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Obesity and masticatory function

Obesity is a seriously widespread health problem in Western society with an ever increasing incidence on some physiological functions of individuals, in particular there is a strong correlation between obesity and masticatory function.

Oral motor function in obese people

Obese people have a number of general health complications including oral health.

Obese patients have fatty deposits in the posterior part of the tongue with a consequent narrowing of the pharyngeal lumen and impaired muscle function so as to cause alterations in oral motor function.

Starting from these considerations, obese patients were clinically evaluated with particular attention to the stomatognathic system, thus revealing the asymmetry of the anterior temporalis muscle activity.

Evaluation of the correlation between obesity and masticatory function

In a recent study published in the Journal of Oral Rehabilitation, the authors evaluated oral motor function in obese patients.

The sample on which the analysis was carried out consisted of 140 participants who underwent:

  • orofacial myofunctional assessment performed in 26 obese subjects and 26 non-obese control subjects;
  • evaluation of the time taken for the aspiration of 50 ml of water through straws of 3 mm and 6 mm in diameter analyzed in 30 obese subjects and 30 control subjects;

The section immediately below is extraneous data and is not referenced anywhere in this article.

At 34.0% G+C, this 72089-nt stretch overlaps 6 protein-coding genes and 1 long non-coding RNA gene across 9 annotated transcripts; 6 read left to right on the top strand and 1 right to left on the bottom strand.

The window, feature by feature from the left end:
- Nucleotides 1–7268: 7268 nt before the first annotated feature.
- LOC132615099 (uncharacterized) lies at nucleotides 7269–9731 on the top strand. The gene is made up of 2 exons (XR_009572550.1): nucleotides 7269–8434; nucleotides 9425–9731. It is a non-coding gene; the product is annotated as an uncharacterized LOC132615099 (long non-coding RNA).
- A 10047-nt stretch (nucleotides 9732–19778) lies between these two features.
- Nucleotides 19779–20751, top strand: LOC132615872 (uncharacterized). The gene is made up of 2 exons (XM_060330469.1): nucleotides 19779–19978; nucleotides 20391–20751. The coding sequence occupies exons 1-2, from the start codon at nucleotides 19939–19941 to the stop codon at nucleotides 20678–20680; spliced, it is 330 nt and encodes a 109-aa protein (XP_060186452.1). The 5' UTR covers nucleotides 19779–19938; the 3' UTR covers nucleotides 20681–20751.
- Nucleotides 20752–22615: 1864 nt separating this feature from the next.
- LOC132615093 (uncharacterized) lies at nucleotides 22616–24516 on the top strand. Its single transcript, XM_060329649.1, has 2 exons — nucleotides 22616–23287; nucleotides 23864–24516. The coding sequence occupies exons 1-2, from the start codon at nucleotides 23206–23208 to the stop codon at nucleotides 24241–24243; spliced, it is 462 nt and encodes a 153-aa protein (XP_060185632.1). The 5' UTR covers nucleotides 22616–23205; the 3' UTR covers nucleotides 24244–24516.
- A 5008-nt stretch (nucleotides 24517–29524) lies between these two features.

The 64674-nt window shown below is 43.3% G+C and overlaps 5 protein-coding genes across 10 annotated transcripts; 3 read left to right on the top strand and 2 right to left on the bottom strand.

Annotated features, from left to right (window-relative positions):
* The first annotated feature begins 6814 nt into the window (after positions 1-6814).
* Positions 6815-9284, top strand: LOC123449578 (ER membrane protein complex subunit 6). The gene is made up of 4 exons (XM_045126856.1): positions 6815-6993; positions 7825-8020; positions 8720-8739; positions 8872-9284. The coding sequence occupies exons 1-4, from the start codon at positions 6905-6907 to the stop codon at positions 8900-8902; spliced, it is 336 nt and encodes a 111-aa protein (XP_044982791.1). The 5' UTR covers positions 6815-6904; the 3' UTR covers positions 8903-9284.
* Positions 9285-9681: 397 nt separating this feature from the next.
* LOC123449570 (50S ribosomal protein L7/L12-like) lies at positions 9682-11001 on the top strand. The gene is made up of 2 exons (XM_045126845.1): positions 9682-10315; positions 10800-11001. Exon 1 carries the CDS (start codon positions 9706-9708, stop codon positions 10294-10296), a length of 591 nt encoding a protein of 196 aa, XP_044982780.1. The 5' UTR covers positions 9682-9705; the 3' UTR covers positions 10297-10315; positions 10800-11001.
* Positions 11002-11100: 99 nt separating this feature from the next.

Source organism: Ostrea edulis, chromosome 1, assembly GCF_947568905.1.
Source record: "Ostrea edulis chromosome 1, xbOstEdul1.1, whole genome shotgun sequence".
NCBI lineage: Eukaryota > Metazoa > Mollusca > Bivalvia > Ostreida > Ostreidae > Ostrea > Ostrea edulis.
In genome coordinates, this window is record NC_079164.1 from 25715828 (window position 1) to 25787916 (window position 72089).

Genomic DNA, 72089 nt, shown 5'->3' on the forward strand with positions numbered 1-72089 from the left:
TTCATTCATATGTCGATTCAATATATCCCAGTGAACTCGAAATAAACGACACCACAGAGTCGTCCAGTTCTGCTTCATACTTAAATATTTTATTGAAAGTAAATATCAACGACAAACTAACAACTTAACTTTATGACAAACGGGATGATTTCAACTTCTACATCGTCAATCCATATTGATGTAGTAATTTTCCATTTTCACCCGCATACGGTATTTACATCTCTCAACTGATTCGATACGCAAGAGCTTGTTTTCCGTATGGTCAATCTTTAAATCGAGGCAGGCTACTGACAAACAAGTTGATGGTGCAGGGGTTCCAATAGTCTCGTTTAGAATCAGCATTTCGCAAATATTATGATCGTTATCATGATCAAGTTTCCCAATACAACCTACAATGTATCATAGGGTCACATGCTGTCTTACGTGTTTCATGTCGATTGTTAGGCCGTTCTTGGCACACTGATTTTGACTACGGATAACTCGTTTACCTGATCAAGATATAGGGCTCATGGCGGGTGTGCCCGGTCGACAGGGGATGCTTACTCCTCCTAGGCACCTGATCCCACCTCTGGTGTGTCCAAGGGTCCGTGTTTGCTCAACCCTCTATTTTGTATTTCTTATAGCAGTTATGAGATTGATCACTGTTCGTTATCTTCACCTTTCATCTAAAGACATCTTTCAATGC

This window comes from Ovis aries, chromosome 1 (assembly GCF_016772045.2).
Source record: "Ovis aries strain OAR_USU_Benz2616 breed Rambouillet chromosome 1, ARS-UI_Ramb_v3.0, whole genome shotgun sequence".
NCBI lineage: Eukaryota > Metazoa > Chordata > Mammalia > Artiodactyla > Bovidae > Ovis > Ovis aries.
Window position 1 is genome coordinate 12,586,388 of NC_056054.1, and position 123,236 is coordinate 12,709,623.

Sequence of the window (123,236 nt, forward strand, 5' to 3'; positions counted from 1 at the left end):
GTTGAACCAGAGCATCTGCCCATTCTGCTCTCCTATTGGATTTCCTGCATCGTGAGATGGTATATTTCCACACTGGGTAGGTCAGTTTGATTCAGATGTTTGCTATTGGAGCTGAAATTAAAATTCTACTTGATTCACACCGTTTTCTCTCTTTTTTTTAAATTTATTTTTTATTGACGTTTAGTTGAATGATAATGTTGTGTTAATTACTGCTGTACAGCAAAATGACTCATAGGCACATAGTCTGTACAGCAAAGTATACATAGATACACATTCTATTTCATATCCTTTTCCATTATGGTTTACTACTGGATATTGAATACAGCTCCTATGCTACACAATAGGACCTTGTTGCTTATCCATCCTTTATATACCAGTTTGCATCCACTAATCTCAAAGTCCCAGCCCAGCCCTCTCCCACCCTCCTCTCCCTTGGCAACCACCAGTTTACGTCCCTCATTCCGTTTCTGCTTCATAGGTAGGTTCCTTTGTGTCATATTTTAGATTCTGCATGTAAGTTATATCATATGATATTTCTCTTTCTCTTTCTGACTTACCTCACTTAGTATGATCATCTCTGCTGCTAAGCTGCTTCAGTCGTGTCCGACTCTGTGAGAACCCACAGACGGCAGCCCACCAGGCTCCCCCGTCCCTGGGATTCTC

• Analysis of the oral swallowing phase of 5 ml of moderately dense bolus and 5 ml of extremely dense bolus by videofluoroscopy in 14 obese and 14 control subjects.

Obese and non-obese subjects had a body mass index ≥40 kg/m2 and <30 kg/m2, respectively.

Search results

Research results have shown a strong correlation between obesity and masticatory function. In obese patients, a worse situation was highlighted in the evaluation of oral myofunctional aspects, in particular on the posture of:

  • lip
  • jaw
  • cheeks
  • tongue and hard palate

This leads to worse mobility of the lips, tongue, jaw and cheeks and consequently complications to the functions of breathing, swallowing and chewing.

Compared to the control group, obese patients also had a longer time to chew the bolus, while the time for aspiration of water through a straw was similar in the two groups.

Individuals with intense obesity have significant impairment of oral functions, which is why a multidisciplinary approach to the disease is essential.

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